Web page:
Actually I usually take a sweater with me. If the house too cold, which is rare, I just slip on the sweater.
I’ve never noticed the El Capitan to be too cold. But then I’m usually there when it’s packed with kids.

LorenzoRodriguez on August 18, 2007 at 12:04 am

I agree with Ian. The sheer number of persons and their various comfort levels makes it impossible to please everyone.

Theaters are generally too cold because it’s better than too hot. Also, coldness does seem to help the concession stand even though most patrons buy stuff before they enter. (Frankly, I’ve never understood the coldness = higher per capita thing.) Overall, I think the cold auditoriums are caused by two considerations:

1) The theater saves money on electricity by running the central air 24/7 thus maximizing the efficiency of the A/C, though it results in a colder auditorium, especially during a slow early show.

2) Projection booths run hot. Almost all projection booths are ventilated and cooled by the same AC units responsible for cooling the auditoriums.

exit on August 18, 2007 at 12:44 am

Not just movie theatres… I worked in nearly every legitimate theatre on Broadway in NYC and can tell you that it’s common to blast the AC when a new show is in previews, especially during the few shows when the critics come in. They want the audience freezing to keep them alert. And I guess they think the audience will clap harder to keep their circulation going?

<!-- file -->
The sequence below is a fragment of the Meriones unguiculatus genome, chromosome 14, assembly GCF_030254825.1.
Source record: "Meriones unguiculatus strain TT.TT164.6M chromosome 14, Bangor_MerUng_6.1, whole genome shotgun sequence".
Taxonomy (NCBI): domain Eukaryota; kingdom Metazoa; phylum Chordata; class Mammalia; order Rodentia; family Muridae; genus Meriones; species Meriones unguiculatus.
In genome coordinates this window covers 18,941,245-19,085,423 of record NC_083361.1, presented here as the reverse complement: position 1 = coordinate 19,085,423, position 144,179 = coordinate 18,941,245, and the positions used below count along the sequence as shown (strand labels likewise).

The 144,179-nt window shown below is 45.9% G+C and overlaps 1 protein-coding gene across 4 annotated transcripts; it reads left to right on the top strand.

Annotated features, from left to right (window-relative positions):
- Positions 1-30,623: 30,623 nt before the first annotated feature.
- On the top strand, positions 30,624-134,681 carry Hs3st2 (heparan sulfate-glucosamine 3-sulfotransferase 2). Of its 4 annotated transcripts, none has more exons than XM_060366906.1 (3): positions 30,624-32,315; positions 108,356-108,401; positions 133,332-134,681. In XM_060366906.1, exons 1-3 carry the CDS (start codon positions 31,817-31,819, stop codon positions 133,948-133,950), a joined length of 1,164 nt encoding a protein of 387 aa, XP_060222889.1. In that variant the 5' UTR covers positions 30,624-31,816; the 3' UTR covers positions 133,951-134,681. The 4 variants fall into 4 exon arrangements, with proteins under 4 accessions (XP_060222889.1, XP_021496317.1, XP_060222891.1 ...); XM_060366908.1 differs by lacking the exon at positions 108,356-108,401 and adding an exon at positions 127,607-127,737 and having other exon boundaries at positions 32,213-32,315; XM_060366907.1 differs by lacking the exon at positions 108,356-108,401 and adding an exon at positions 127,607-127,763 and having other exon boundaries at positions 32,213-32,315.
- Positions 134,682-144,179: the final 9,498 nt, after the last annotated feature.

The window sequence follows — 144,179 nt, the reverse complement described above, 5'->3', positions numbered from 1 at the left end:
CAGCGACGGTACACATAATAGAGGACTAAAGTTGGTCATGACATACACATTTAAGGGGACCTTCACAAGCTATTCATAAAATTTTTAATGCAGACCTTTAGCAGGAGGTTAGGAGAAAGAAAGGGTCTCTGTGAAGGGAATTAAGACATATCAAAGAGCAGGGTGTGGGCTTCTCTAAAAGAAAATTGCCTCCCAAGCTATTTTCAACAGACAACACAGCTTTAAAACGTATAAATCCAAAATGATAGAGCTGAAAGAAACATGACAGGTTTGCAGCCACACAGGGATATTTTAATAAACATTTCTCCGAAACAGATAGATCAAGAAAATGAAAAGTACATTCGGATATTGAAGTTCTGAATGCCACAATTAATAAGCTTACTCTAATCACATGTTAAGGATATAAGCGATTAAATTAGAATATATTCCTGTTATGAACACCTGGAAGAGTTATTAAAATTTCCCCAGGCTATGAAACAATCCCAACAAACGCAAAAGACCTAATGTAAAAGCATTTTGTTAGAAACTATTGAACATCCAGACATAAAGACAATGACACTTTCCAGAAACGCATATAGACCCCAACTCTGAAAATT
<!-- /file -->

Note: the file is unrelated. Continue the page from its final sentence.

One reason I was given for the Strong AC: “think of every person who comes in the door as a little 90 degree furnace.” In the short time of the walk-in, 900-1600 little furnaces walk in the door and the place has to be freezing in order to reach a comfortable temperature once all the little furnaces are seated.

When a patron made a comment on the temperature in the house, we got used to telling them that we were aware of the problem, and I eventually added that it was nearly impossible to get the temperature to change before the show was over.